Comments of the Noncommercial Users Constituency (NCUC)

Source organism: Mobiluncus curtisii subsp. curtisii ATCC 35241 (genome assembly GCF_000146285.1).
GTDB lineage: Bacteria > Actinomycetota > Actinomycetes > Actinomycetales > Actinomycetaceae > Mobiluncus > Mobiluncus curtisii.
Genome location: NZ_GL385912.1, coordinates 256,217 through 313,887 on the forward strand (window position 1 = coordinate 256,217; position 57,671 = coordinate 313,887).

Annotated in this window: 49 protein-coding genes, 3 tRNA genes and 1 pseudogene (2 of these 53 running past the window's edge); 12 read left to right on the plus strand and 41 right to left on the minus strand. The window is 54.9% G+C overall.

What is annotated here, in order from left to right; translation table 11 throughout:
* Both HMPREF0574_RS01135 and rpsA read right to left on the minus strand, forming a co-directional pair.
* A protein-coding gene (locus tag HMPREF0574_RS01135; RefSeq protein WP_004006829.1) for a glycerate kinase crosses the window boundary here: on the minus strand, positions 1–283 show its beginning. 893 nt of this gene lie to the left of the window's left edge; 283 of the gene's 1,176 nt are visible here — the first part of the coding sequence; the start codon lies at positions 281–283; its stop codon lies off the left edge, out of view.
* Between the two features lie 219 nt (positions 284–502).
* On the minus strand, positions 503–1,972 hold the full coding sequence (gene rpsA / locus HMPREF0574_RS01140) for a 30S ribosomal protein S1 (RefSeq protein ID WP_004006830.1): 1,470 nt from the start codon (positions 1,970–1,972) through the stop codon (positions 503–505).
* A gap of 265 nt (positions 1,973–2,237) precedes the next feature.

Comments of the Noncommercial Stakeholders The Noncommercial Users Constituency represent nearly 200 nonprofit organizations, public interest advocacy groups, educators, researchers, philanthropic organizations and individuals. NCUC believe that ICANN has a very simple choice to make in its handling of the .xxx domain. The board can accept the fact that ICANN made serious mistakes in its handling of the matter and then make a good faith effort to rectify those mistakes - or it can refuse to do so. That is all there is to this decision. The complicated "process options" offered by the general counsel are distractions. Either ICANN accepts the determination of the independent review panel and creates the .xxx domain, or it doesn't. Those are the only "options" of relevance to the community. Noncommercial users believe that the board should accept the decision of its independent review panel and prepare to add .xxx to the root. Anything less will raise serious doubts about ICANN's accountability mechanisms and will undermine the legitimacy of the corporation and its processes. The contract offered to ICM Registry should be based on the same template as that offered to .mobi, .jobs and other contemporaneous applicants for sponsored TLDs. Noncommercial stakeholders are deeply interested in the outcome of the .xxx application for two reasons. 1) As supporters of improved accountability for ICANN, we would be deeply concerned by a Board decision that ignored ICANN's own Independent Review process. The IRP is one of ICANN's few external accountability mechanisms. The .xxx case was the first test of that process. A group of distinguished and neutral panelists reviewed the record of this case in extensive detail, and decided against ICANN. A Board decision that ignores or circumvents the IRP decision would seriously undermine ICANN's credibility and raise fundamental questions about its accountability mechanisms. We also feel that refusal to comply with the IRP will encourage dispute settlement through litigation in national courts, which is not in the interests of ICANN or its global community. 2) ICANN's decision has important implications for Internet freedom of expression. While a .xxx domain is undeniably controversial, ICANN must guard against becoming a tool of those who wish to discourage or censor certain kinds of legal content. A TLD string should not be rejected simply because some people or some governments object to the types of content that might be associated with it. ICANN's mandate to coordinate top level domain names cannot and should not become a mechanism for content regulation or censorship. To conclude, we ask the Board to look past the noise that will surely be generated by any public discussion that touches on pornography. This public comment period should not be a poll assessing the popularity of the .xxx domain. The board must focus exclusively on compliance with its own appeals process and strive to maintain ICANN's integrity.